An example: you are the pilot of a plan that terrorists have somehow managed to get a nuclear bomb onto. You can’t defuse the bomb, you have no idea how to and would probably set it off if you tried. It will go off shortly. Your plane is scheduled to land in NYC, and you are currently above outlying parts of the city. You don’t have time to fly into a completely uninhabited area. Then what you do is, you steer the plane to get as far away from as many people as you can. The bomb will go off and many will die, and you can’t stop that, but you can try your best to limit the evil that occurs to a smaller number deaths. You didn’t cause the deaths. You certainly didn’t condone them. All you did was try to lower the death count in the only way available to you.

Same concept applies. We have two presidential candidates who have the possibility of winning. Neither is pro-life. But one will kill many, many, more people than the other. All that you can do is to try to steer the election away from the person who condones mass murder to the person who condones slightly less mass murder. The evil will occur. You cannot prevent it. All you can do is avoid as much of it as possible. But in doing so, you are neither the cause of, nor condoning, the murder that will occur. That is, you are not doing bad that good may come of it. You are not doing bad at all. The candidates will if elected, but that’s on them.

These are important questions as the only reason I’ve considered voting for him are the people who are saying a Catholic MUST vote for Romney in this instance. My other options were not voting, or writing in another candidate. I want sincere Church teaching on the matter and not partisan explanations under the guise of Church teaching.

It is true that Church does not require that we vote Romney. The Church requires that we use our judgement to the best of our ability and do what we determine to be the right thing. For some of us, myself included, that means voting Romney, and there is no reason why we can’t try to convince each other that our judgements are correct and hence convince others that voting Romney is the right thing and that, that person now being convinced, it is what we are required by the Church to do. The “that person now being convinced” is the key though. If a person is not convinced that Romney is the best choice, then I may think he is wrong, or that he is not good at applying principles, or that he is illogical to some degree, but I cannot say that I know he is going against Church teaching.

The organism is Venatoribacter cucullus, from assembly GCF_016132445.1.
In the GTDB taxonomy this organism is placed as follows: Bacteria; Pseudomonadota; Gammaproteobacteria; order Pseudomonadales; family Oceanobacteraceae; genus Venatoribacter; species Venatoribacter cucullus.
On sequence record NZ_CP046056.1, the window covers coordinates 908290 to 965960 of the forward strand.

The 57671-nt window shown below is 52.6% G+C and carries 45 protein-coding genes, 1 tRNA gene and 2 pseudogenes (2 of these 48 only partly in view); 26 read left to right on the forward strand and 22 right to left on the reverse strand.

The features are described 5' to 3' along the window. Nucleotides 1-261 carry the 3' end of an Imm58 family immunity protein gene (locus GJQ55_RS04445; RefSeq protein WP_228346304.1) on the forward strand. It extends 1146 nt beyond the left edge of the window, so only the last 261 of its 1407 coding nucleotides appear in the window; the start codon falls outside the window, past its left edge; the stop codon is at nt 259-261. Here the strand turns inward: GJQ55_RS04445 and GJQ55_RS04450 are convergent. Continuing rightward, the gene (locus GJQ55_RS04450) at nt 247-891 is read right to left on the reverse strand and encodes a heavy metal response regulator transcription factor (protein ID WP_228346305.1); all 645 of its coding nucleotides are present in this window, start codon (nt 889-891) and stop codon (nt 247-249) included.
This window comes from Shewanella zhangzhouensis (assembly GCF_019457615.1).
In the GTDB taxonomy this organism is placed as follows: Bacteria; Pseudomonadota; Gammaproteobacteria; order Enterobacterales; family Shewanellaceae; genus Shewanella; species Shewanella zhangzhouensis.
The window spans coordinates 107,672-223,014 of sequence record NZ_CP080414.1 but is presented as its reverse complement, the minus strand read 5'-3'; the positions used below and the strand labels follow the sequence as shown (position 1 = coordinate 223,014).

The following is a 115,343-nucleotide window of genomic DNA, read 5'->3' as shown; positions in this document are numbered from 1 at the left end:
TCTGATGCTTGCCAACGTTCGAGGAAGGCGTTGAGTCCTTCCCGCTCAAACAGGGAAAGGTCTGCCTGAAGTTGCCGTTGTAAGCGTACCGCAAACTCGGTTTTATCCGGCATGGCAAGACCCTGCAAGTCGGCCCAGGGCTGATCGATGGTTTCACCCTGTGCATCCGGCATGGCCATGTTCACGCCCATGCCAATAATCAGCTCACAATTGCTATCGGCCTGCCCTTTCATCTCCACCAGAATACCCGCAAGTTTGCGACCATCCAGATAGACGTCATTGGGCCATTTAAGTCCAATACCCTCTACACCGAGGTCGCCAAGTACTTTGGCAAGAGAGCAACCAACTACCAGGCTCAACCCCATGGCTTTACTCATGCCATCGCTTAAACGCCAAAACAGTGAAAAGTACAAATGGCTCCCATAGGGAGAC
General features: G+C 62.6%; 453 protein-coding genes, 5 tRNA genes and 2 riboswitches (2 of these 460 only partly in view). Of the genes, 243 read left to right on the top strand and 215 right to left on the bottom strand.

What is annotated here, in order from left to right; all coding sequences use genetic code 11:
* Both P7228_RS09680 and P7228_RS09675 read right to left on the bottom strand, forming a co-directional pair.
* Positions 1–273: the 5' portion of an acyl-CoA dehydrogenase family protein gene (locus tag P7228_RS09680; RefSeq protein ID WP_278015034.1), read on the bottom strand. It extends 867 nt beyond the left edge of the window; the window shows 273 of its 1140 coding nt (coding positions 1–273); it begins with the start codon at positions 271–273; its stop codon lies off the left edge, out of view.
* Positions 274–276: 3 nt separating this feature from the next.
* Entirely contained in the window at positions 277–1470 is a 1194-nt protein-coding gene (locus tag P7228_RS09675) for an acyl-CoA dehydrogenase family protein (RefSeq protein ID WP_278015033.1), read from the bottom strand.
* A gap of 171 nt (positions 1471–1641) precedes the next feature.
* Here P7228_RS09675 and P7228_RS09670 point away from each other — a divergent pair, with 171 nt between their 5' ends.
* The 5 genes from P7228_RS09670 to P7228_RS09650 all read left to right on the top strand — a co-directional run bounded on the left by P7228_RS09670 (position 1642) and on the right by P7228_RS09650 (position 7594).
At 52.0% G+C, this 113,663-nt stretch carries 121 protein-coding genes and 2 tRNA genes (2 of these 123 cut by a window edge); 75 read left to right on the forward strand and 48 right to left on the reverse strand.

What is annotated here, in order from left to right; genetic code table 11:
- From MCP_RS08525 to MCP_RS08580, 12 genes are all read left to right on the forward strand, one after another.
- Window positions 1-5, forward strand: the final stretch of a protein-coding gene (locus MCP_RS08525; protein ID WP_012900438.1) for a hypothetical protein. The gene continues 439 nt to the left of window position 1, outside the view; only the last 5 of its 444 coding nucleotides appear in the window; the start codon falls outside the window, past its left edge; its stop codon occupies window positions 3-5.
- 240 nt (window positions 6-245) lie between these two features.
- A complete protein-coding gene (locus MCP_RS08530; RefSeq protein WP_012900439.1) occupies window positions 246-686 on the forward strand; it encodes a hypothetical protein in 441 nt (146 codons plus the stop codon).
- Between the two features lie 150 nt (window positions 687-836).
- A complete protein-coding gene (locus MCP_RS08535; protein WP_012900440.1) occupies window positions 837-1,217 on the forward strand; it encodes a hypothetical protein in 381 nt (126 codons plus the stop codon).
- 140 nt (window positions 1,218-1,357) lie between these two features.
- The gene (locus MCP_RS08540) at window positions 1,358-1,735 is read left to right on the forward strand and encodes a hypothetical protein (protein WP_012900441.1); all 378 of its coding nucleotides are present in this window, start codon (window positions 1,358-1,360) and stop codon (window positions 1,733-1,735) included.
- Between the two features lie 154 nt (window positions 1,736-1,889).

But it is absolutely correct to say that, a priori and not factoring in individual judgement and the reasoning from principles that we are required to do, the Church does not require that we vote Romney. Again, I think that reasoning from principles does (generally speaking, with some exceptions that aren’t interesting) require a vote for Romney, but no other person is bound by my reasoning on the matter unless I can convince them that it is correct. At which point they would be bound by it. Which is why I try to convince them that it is correct - because I think it is and that it should be followed.

But again: any argument no more complicated than “the Church says vote Romney” is wrong.

I’m not. In this case, for this particular election voting for Obama is definitely a sin and a grave one at that. To the OP, yes go ahead and tell your friend if you get the chance. And if she’s already gone through early voting for him, tell her to get herself to confession asap.

And like others have said, no we are NOT obligated to vote for Romney.

I certainly see what you mean. I think it depends on what you are voting for from your heart, and God knows us better than we do! If a candidate truly was manipulating to make gains, it would be a difficult decision. I think you would almost have to look at the platform the candidate was running on in comparison to the other. We already know that the democratic platform runs heavily on “women’s health” which is just a blanket term for supporting abortion. The republican platform is heavily pro-life. When neither candidate looks good, I think we have to consider the platform that conforms most with church teaching, and for the Catholic Church, sanctity of life is up at the top.

Then it would be sinful for you to vote for Obama. Again, it is my position that reason clearly shows that voting for Obama is gravely wrong. And so it would be sinful for me to do so. It appears to be the same for you.

I also think that this is obvious. I cannot fathom how a person could not see that voting for Obama is gravely wrong. I would tend to think that a person who misses this is not reasoning very well at all.

But in matters of prudential judgement, it is not my judgement that is binding, nor yours, but the judgement of the voter. So while we can say with as much certainty as we say anything that is the result of our own judgement that voting for Obama is gravely wrong, we cannot say for sure, unless we somehow know (which we can’t unless they tell us) that the person involved has either neglected to consider the matter to a reasonable extend or that the person supports the evil that the president supports, that the action is sinful.

Wrong, yes. Sinful - perhaps. I would think it likely that there would be negligence involved at least, simply because the wrongness appears so obvious. But I cannot know this, and we should be careful of accusing others of sin.

But by all means, try to convince everyone you can that voting for Obama is absolutely wrong.

Who knows. But you should be told this thread violates CAF rules.

DISCLAIMER: The views and opinions expressed in these forums do not necessarily reflect those of Catholic Answers. For official apologetics resources please visit